Each idea is illustrated with great pictures and humorous cartoon characters kids are sure to love.

From the book Gardening with Emma, ©2019, by Emma & Steve Biggs, Photography by Donna Griffith. Published by Storey Publishing. 
Used with permission of the authors and their publisher.

I sometimes think that important things get lost on the way to adulthood. I marvel at this boy, on the page opposite "U-Pick Slug Control", and know that I am way too squeamish to ever let slugs and snails glide over my clothes and onto my skin. Where did my childhood sense of discovery and adventure go? When did I become such a wimp?

Emma's book is a pleasure to read. She reminds us all to put the fun back into gardening. Every school and public library should have at least one copy of Gardening with Emma.



Usually, when I do a giveaway, I rely on luck to select a winner. In this case, I have decided not to leave things to chance. Instead, a winner will be chosen based on merit. 

To enter the giveaway, please tell us who you hope to mentor with this book; a son or daughter, a niece or nephew, a grandchild or perhaps the kid that lives next door. Tell us why you think this particular child will love Gardening with Emma and/or why you think it is important to encourage a new generation of gardeners. Co-authors Emma and Steve Biggs will select a final winner from all the entries.


Because this book will go to a winner through the mail, we will have to limit entry to readers in Canada and the USA. Please leave a comment below, if you would like to be included in the book draw. The draw will remain open until Sunday, March 2nd. If you are not a blogger, you can enter by leaving a comment on the Three Dogs in a Garden Facebook page (there is an additional link to the Facebook page at the bottom of the blog). You are also welcome to enter by sending me an email (jenc_art@hotmail.com).

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About the Author/s


Emma Biggs is a 13-year-old with a passion for gardening. She shares her kid-focused gardening ideas at events, on radio shows and on her blog. Her father, Steven Biggs is a garden writer and blogger who lectures frequently at gardening events across Canada. They can be found online at stevenbiggs.ca. Emma, Steven and the rest of their family live in Toronto.

Happy Valentine's Day!


Sunday, February 10, 2019

New Perennials for 2019 from Proven Winners


The post I did in 2018 about new perennial introductions by Proven Winners® was very popular with readers. No surprise there–who doesn't like looking at pretty new plants on a grey winter's day?

So I'm repeating that theme with a selection of the new perennials for 2019. On a side note, this is not a sponsored post. I'm simply highlighting a few of the new introductions that happened to catch my eye.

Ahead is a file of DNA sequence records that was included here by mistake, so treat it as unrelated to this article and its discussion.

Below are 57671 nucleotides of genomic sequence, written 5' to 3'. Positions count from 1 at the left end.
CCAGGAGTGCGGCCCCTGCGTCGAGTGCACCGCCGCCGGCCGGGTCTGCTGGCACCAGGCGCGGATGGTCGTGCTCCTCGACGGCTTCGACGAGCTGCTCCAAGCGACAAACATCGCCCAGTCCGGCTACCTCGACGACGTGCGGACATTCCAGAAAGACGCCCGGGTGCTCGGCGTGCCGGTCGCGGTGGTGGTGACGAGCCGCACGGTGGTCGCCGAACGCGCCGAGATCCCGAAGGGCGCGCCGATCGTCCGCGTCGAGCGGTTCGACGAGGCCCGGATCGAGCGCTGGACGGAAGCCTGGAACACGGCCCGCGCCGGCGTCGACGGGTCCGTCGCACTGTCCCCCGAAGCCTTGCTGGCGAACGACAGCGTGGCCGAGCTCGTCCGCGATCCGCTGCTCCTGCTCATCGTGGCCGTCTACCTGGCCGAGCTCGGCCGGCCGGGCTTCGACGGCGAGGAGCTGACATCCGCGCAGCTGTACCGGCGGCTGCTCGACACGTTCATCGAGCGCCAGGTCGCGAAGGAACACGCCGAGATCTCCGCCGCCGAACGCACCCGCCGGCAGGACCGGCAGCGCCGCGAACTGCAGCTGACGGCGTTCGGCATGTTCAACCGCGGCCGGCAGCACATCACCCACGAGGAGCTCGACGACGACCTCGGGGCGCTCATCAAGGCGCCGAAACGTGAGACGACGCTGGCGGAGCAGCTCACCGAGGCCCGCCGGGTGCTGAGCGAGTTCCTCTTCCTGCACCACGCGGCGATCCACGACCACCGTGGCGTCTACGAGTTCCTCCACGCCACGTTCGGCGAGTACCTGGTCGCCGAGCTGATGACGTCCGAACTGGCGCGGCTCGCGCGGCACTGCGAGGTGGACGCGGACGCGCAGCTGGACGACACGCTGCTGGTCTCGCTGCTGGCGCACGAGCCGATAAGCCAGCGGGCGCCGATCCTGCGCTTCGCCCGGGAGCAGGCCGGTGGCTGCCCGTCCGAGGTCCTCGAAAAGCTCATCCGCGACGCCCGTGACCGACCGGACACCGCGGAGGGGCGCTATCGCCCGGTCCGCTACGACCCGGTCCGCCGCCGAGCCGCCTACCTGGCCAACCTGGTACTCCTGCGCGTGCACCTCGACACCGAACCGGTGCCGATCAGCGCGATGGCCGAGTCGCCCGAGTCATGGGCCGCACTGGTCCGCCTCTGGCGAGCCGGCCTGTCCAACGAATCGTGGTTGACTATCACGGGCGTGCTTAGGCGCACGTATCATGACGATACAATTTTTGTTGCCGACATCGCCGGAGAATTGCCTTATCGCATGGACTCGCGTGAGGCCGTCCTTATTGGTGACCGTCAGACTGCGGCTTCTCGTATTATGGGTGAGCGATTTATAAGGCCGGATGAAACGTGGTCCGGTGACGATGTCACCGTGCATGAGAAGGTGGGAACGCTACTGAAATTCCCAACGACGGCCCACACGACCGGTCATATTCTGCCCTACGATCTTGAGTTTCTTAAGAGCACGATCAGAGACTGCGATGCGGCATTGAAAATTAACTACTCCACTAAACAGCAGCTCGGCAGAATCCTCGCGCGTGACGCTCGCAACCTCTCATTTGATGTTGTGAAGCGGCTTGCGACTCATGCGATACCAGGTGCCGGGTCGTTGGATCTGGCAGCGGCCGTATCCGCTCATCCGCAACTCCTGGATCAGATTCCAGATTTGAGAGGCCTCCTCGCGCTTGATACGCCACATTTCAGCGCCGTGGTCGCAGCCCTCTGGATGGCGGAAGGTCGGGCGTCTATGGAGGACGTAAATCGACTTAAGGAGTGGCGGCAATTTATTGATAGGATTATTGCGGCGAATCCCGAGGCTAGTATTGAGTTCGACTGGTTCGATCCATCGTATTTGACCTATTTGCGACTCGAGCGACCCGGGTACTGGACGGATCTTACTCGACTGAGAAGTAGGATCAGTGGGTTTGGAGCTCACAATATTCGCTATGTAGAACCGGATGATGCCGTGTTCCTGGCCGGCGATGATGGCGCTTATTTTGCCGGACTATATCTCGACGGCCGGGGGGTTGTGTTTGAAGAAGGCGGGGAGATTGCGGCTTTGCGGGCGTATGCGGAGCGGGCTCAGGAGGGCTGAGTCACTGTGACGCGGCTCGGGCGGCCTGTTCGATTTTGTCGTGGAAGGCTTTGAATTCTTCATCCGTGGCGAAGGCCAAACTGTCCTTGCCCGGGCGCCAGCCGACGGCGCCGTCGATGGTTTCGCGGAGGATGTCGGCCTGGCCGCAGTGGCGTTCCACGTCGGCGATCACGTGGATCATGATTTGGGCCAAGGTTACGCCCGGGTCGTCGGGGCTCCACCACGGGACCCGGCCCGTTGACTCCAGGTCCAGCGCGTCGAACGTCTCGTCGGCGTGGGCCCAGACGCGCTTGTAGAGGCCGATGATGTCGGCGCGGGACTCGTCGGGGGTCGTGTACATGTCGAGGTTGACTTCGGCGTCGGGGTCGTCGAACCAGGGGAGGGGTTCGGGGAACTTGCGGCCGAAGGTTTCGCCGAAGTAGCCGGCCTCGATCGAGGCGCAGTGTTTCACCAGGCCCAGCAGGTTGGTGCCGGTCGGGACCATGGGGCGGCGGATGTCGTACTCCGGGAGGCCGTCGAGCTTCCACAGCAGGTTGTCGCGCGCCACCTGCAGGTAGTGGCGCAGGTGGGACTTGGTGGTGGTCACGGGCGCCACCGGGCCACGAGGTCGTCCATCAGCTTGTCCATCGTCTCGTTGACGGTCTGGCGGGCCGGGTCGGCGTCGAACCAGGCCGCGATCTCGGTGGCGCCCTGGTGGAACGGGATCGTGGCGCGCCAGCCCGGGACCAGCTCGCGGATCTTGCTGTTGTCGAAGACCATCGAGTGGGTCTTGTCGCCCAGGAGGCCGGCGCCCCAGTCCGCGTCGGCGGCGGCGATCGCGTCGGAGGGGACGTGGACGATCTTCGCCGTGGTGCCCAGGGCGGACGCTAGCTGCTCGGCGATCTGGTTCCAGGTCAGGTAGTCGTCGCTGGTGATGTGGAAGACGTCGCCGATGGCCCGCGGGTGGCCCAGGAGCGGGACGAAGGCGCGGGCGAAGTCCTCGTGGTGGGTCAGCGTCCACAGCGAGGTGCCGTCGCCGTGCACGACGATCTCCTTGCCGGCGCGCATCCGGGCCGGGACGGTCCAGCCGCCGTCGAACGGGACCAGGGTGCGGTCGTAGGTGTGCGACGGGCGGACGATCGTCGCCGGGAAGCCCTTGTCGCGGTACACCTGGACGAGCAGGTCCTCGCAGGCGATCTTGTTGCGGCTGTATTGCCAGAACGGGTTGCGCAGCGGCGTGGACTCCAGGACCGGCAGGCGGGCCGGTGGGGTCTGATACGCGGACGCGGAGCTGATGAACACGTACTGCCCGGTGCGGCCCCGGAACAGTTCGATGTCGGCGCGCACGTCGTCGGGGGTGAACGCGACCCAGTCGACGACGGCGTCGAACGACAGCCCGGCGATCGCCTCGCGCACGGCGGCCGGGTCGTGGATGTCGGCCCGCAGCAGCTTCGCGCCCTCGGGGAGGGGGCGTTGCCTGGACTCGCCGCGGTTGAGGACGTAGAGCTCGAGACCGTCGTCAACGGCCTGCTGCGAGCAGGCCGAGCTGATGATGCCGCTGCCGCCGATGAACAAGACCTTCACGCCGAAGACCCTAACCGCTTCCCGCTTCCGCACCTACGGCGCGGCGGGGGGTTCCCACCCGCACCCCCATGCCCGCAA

An example of a spring blooming Salvia

An example of a summer blooming Veronica

I have come to love and depend upon both Salvia and Veronica.

With their tall, spiky flowers both plants look quite similar, but Salvia blooms in spring while Veronica flowers in summer (both perennials can be encouraged to rebloom by giving them a light pruning after they finish their first show of flowers).

Salvia and Catmint at Edwards Garden in Toronto.

Salvia with Baptisia and peonies.

Both Salvia and Veronica need full sun. In too much shade, I find they don't perform well. These two perennials seem quite happy in average garden soil with a regular source of water (either by Mother Nature's hand or via the garden hose). If they are stressed by drought, they can develop powdery mildew.

I count on Salvia to fill the void that occurs every spring after tulips are finished. Salvia makes a great companion for Baptisia, Gas Plant (Dictamnus), Blue Star (Amsonia), Catmint (Nepeta), Alliums, peonies and early roses.

This brings me to the new varieties of Salvias that Proven Winners is launching in 2019. The first Salvia caught my interest because of its pale blue color.


Perfect Profusion® Perennial Salvia, Salvia nemorosa has soft, icy-blue flowers in late spring/early summer. This cultivar is purported to be one of Proven Winner's best Salvias for consistent rebloom. It is drought tolerant but blooms better with average moisture. Cut the plant back after flowering to promote rebloom. Full sun. Height:16 - 20 inches (40-50 cm), Spread:16 - 20 inches (40-50 cm). USDA zones: 3-8.

This pinkish cultivar is also quite nice with its dark magenta calyxes:

 Pink Profusion® Perennial Salvia, Salvia nemorosa from Proven Winners.

Pink Profusion® Perennial Salvia, Salvia nemorosa has dark pink flowers that are attractive to bees, butterflies and hummingbirds. This plant has a nice rounded shape (see opening image). Cut the plant back after flowering to promote rebloom. Full sun. Average moisture. Height:14 -16 inches (35-40 cm), Spread:16 - 20 inches (40-50 cm). USDA zones: 3-8.

And then there are a couple of medium blue options:

Violet Profusion® Perennial Salvia, Salvia nemorosa from Proven Winners.